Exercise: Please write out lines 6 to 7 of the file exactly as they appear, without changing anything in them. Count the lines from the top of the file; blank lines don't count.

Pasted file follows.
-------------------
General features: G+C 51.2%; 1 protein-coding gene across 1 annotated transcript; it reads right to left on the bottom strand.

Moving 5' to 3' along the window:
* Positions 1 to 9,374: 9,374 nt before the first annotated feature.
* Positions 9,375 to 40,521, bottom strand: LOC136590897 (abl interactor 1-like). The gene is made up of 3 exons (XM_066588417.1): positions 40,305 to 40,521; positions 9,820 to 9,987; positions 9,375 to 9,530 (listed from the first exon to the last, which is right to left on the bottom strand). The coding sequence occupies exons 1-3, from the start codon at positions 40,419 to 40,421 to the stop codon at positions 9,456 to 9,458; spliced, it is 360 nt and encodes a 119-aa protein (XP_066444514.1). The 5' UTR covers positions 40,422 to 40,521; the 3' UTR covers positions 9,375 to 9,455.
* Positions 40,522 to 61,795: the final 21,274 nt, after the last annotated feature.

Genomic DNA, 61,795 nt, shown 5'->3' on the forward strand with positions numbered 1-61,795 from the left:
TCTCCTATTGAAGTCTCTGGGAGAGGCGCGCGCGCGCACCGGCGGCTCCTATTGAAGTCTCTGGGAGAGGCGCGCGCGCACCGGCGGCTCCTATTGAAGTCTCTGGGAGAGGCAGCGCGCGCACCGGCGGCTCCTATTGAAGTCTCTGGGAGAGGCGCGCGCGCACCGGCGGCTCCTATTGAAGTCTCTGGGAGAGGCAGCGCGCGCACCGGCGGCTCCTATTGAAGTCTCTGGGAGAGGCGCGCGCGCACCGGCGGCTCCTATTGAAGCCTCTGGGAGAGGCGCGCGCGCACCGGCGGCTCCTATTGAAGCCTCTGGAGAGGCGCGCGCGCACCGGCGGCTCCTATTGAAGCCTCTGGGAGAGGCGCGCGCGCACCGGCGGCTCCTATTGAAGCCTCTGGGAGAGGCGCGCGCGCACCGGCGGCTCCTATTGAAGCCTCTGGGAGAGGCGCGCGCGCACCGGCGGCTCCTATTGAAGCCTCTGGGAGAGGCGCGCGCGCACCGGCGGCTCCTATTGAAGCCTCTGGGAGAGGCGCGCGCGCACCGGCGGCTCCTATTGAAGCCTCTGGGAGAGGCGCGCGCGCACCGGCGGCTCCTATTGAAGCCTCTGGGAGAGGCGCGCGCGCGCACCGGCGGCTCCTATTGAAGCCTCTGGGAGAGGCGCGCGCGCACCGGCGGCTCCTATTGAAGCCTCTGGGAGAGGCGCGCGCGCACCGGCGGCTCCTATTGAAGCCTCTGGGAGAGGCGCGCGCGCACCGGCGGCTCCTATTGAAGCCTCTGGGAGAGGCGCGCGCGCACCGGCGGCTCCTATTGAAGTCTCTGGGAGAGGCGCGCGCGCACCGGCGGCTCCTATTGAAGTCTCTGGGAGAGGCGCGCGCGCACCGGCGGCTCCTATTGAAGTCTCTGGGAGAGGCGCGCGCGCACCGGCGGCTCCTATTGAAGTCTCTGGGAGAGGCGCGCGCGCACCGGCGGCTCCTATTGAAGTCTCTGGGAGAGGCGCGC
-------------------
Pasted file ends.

Genomic DNA, 61,795 nt, shown 5'->3' on the forward strand with positions numbered 1-61,795 from the left:
TCTCCTATTGAAGTCTCTGGGAGAGGCGCGCGCGCGCACCGGCGGCTCCTATTGAAGTCTCTGGGAGAGGCGCGCGCGCACCGGCGGCTCCTATTGAAGTCTCTGGGAGAGGCAGCGCGCGCACCGGCGGCTCCTATTGAAGTCTCTGGGAGAGGCGCGCGCGCACCGGCGGCTCCTATTGAAGTCTCTGGGAGAGGCAGCGCGCGCACCGGCGGCTCCTATTGAAGTCTCTGGGAGAGGCGCGCGCGCACCGGCGGCTCCTATTGAAGCCTCTGGGAGAGGCGCGCGCGCACCGGCGGCTCCTATTGAAGCCTCTGGAGAGGCGCGCGCGCACCGGCGGCTCCTATTGAAGCCTCTGGGAGAGGCGCGCGCGCACCGGCGGCTCCTATTGAAGCCTCTGGGAGAGGCGCGCGCGCACCGGCGGCTCCTATTGAAGCCTCTGGGAGAGGCGCGCGCGCACCGGCGGCTCCTATTGAAGCCTCTGGGAGAGGCGCGCGCGCACCGGCGGCTCCTATTGAAGCCTCTGGGAGAGGCGCGCGCGCACCGGCGGCTCCTATTGAAGCCTCTGGGAGAGGCGCGCGCGCACCGGCGGCTCCTATTGAAGCCTCTGGGAGAGGCGCGCGCGCGCACCGGCGGCTCCTATTGAAGCCTCTGGGAGAGGCGCGCGCGCACCGGCGGCTCCTATTGAAGCCTCTGGGAGAGGCGCGCGCGCACCGGCGGCTCCTATTGAAGCCTCTGGGAGAGGCGCGCGCGCACCGGCGGCTCCTATTGAAGCCTCTGGGAGAGGCGCGCGCGCACCGGCGGCTCCTATTGAAGTCTCTGGGAGAGGCGCGCGCGCACCGGCGGCTCCTATTGAAGTCTCTGGGAGAGGCGCGCGCGCACCGGCGGCTCCTATTGAAGTCTCTGGGAGAGGCGCGCGCGCACCGGCGGCTCCTATTGAAGTCTCTGGGAGAGGCGCGCGCGCACCGGCGGCTCCTATTGAAGTCTCTGGGAGAGGCGCGC